Friday's Link Attack: Jennifer Yuh Nelson, Hettienne Park, Chef Debbie Lee
Angelina Jolie and ‘Kung Fu Panda 2′ Director Jennifer Yuh Nelson on Hollywood’s Female Director Deficit
I don’t think about the gender thing very much. But when I speak at schools, I’ve had female students say to me afterwards, “I never envisioned myself being a director, since I’ve never seen women do it.” But after seeing me, they can picture themselves directing, so maybe we’ll see more female directors. And half of these kids in art and animation schools are girls.
South Korea by Train: High Speed, Slot Machines and Monastic Calm
Dorasan, close to the border, was supposed to be a key stop on the route to reunification for North and South. But the idea of restoring a regular cross-frontier passenger service foundered. Dorasan station, though shiny with hope, remains no more than a 20 minute stop-off for sightseers on bus tours of the border. It sits on the edge of one of the world’s weirdest slivers of real estate – the Korean Demilitarised Zone, or DMZ, where the Z rhymes with C.
It is a scrubby slice of the 20th century preserved not in archive or museum but in camouflage, landmines and barbed wire. Around it has grown a sort of Cold War theme park, an edgy peep-show of a world almost at war, where instead of turnstiles there are guard posts and the guys on the gate are front-line soldiers. Their costumes and props – combat fatigues and automatic rifles – are real.
Nearly 7 out of 10 Koreans See Society as Corrupt
More than half of the country’s ordinary citizens considered politicians the main culprits behind the corruption in the nation, followed by government agencies (30.3 percent), the judiciary sector (25.4 percent) and state-owned companies (22.5 percent), according to the poll.
While more than half of the ordinary citizens assessed the government’s anti-corruption efforts as insufficient, the share of the respondents who expect things to get worse reached 27.3 percent, up from 17 percent last year, it found.
Seminar’s Hettienne Park on Hitting the Theatrical Jackpot in Plays by Tony Kushner & Theresa Rebeck
Growing up outside Boston, Park juggled music, dance and academics. Her parents had “the typical kind of Asian [outlook],” the Korean-American actress says. “They had me play every musical instrument; I started ballet when I was three but couldn’t pursue it because I was so busy with music, clubs and academics.” After studying flute and piano at the New England Conservatory, Park bowed to her parents’ wishes and entered college at the University of Rochester, double-majoring in economics and religion. “I don’t know what the hell I was thinking,” she says of her demanding load, which included Latin as her foreign language. By graduation, the over-achieving Park realized she was more interested in performing than business.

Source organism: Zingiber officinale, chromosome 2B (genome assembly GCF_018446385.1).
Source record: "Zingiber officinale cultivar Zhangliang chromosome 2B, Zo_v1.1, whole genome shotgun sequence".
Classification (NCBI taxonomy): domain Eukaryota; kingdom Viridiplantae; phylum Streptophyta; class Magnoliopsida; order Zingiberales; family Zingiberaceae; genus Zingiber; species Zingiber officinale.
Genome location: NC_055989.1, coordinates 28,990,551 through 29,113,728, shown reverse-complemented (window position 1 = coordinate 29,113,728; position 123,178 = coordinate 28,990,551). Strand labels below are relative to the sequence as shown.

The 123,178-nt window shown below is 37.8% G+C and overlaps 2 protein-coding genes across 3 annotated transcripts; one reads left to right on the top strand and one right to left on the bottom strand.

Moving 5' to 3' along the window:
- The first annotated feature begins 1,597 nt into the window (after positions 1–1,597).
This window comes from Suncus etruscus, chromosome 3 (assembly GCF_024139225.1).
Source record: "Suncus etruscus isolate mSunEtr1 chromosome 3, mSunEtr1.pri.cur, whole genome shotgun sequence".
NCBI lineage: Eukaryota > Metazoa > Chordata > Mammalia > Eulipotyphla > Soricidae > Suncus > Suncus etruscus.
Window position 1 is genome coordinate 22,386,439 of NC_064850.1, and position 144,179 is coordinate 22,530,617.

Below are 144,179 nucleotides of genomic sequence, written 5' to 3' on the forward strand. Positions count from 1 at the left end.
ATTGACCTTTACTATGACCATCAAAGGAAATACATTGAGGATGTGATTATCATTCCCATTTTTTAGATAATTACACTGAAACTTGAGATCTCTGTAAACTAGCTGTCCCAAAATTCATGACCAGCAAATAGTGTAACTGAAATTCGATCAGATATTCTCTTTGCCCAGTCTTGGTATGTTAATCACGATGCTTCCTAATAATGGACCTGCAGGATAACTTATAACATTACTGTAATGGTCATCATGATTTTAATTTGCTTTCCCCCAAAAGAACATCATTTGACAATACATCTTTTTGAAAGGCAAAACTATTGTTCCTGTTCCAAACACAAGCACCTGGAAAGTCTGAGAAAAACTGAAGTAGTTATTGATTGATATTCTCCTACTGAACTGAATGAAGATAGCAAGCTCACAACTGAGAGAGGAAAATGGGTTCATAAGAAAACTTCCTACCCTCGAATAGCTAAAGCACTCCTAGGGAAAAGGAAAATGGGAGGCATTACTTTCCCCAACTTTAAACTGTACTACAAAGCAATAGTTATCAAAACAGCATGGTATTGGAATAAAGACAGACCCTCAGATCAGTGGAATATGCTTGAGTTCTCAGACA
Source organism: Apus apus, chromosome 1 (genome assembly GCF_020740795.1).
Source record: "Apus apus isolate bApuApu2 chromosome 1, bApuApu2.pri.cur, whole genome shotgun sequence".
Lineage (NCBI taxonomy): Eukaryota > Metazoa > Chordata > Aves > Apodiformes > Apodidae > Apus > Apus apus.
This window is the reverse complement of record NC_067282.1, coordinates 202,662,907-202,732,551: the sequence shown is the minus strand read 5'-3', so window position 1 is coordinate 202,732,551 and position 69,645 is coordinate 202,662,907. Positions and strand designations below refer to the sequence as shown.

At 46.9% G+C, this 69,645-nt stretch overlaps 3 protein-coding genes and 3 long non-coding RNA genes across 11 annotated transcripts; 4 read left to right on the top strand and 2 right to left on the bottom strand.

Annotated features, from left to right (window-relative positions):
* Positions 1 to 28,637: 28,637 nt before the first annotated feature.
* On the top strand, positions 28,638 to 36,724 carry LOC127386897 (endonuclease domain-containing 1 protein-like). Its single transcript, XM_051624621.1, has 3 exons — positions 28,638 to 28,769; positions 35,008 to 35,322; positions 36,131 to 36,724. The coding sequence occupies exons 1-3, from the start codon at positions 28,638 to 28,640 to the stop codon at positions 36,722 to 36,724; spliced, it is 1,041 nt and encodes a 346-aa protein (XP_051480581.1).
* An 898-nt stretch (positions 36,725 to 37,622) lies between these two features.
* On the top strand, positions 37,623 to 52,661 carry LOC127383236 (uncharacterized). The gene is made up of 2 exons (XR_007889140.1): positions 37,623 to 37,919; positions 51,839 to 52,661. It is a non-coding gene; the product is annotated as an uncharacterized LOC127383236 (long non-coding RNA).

Exploring Koreatown’s Galleria Market with Chef Debbie Lee
Not every cook is familiar with Korean ingredients — but we’re lucky to have them in abundance in L.A. Lee herself likes to shop at the Galleria Market in Koreatown, which fills the ground floor of a three-story mall at the southeast corner of Western and Olympic. Explains Lee, “The Galleria Market is like the Pavilions of Koreatown. Everything you can imagine is under the sun, with the freshest ingredients. I prefer to shop at a market for variety, and the Galleria has just that.”
Fund Manager Kim Offered Six- to 18-Year Sentence for Alleged Ponzi Scheme
Manhattan prosecutors said Kim told his clients they were investing in safe and stable securities while he generated losses trading highly speculative futures contracts and diverted customer money to himself. He created fake monthly performance statements to conceal the scheme from at least 45 victims, the government said.
Kim and his employees told prospective clients the fund generated returns of more than 240 percent, and they hid losses by making new investments look like profits, the U.S. Commodity Futures Trading Commission said in a civil suit.
Shopping trips in New York, skiing in Vermont and excursions to Atlantic City, New Jersey, were funded by improper withdrawals from the fund, the CFTC said. Kim “is the sole and managing member” of the New York-based company, the agency said in its complaint, filed in February.
Virginia Tech Settles Wrongful Death Lawsuit
Fairfax Times (Virginia)
Daniel Sun Kim, 21, was a 2004 South Lakes High School graduate who was a junior at Virginia Tech when the massacre occurred there on April 16, 2007. Kim killed himself on Dec. 8, 2007.
The lawsuit, filed by William and Elizabeth Kim of Reston, sought $43 million from the university’s “Care Team.”
The suit claimed an online gaming friend, Shuan Pribush, who was then a student at Rensselaer Polytechnic Institute in Troy, N.Y., contacted Virginia Tech via email and warned counselors there of Daniel’s suicidal tendencies about a month before he killed himself.
Looking Back at 2011’s Asian Americans in Film
…the great number of breakout works from 2011 is a reminder that there is a very vibrant Asian American film community with many members working actively to produce timely and entertaining works. While we’ve yet to reach a time when, at any given month of the year, you can walk into a multiplex and find films with either Asian American leads or directors, progress is being made slowly but surely.
Additionally, in 2011 film festivals that heavily feature Asian American works continue to prosper. Hawaii (HIFF), Los Angeles (LAAPFF), San Francisco (SFIAAF), San Diego (SDAFF), and New York City (AAIFF) all enjoyed a very stellar year. Asian American films would be no where without the help of these festivals.